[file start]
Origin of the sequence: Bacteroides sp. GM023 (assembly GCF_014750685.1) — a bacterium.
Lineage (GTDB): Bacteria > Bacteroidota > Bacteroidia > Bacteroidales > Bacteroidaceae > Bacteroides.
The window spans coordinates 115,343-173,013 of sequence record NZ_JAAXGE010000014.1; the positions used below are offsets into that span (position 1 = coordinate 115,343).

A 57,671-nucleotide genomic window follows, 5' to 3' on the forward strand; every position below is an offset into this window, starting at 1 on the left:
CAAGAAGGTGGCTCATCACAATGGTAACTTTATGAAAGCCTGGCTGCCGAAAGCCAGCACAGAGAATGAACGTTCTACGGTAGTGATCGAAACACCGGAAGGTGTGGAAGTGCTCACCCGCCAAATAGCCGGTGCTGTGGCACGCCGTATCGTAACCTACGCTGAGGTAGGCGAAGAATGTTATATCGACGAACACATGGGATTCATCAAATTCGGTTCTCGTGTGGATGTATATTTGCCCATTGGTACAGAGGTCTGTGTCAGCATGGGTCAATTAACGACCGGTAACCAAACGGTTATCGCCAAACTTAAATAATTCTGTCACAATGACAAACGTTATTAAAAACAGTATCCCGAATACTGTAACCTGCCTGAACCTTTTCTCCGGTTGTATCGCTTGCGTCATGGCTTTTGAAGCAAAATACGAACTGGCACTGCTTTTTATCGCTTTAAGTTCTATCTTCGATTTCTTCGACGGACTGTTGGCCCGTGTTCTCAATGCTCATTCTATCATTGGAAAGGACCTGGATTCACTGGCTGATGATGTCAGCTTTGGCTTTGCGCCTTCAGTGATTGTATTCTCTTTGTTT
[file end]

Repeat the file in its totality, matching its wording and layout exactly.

Origin of the sequence: Bacteroides sp. GM023 (assembly GCF_014750685.1) — a bacterium.
Lineage (GTDB): Bacteria > Bacteroidota > Bacteroidia > Bacteroidales > Bacteroidaceae > Bacteroides.
The window spans coordinates 115,343-173,013 of sequence record NZ_JAAXGE010000014.1; the positions used below are offsets into that span (position 1 = coordinate 115,343).

A 57,671-nucleotide genomic window follows, 5' to 3' on the forward strand; every position below is an offset into this window, starting at 1 on the left:
CAAGAAGGTGGCTCATCACAATGGTAACTTTATGAAAGCCTGGCTGCCGAAAGCCAGCACAGAGAATGAACGTTCTACGGTAGTGATCGAAACACCGGAAGGTGTGGAAGTGCTCACCCGCCAAATAGCCGGTGCTGTGGCACGCCGTATCGTAACCTACGCTGAGGTAGGCGAAGAATGTTATATCGACGAACACATGGGATTCATCAAATTCGGTTCTCGTGTGGATGTATATTTGCCCATTGGTACAGAGGTCTGTGTCAGCATGGGTCAATTAACGACCGGTAACCAAACGGTTATCGCCAAACTTAAATAATTCTGTCACAATGACAAACGTTATTAAAAACAGTATCCCGAATACTGTAACCTGCCTGAACCTTTTCTCCGGTTGTATCGCTTGCGTCATGGCTTTTGAAGCAAAATACGAACTGGCACTGCTTTTTATCGCTTTAAGTTCTATCTTCGATTTCTTCGACGGACTGTTGGCCCGTGTTCTCAATGCTCATTCTATCATTGGAAAGGACCTGGATTCACTGGCTGATGATGTCAGCTTTGGCTTTGCGCCTTCAGTGATTGTATTCTCTTTGTTT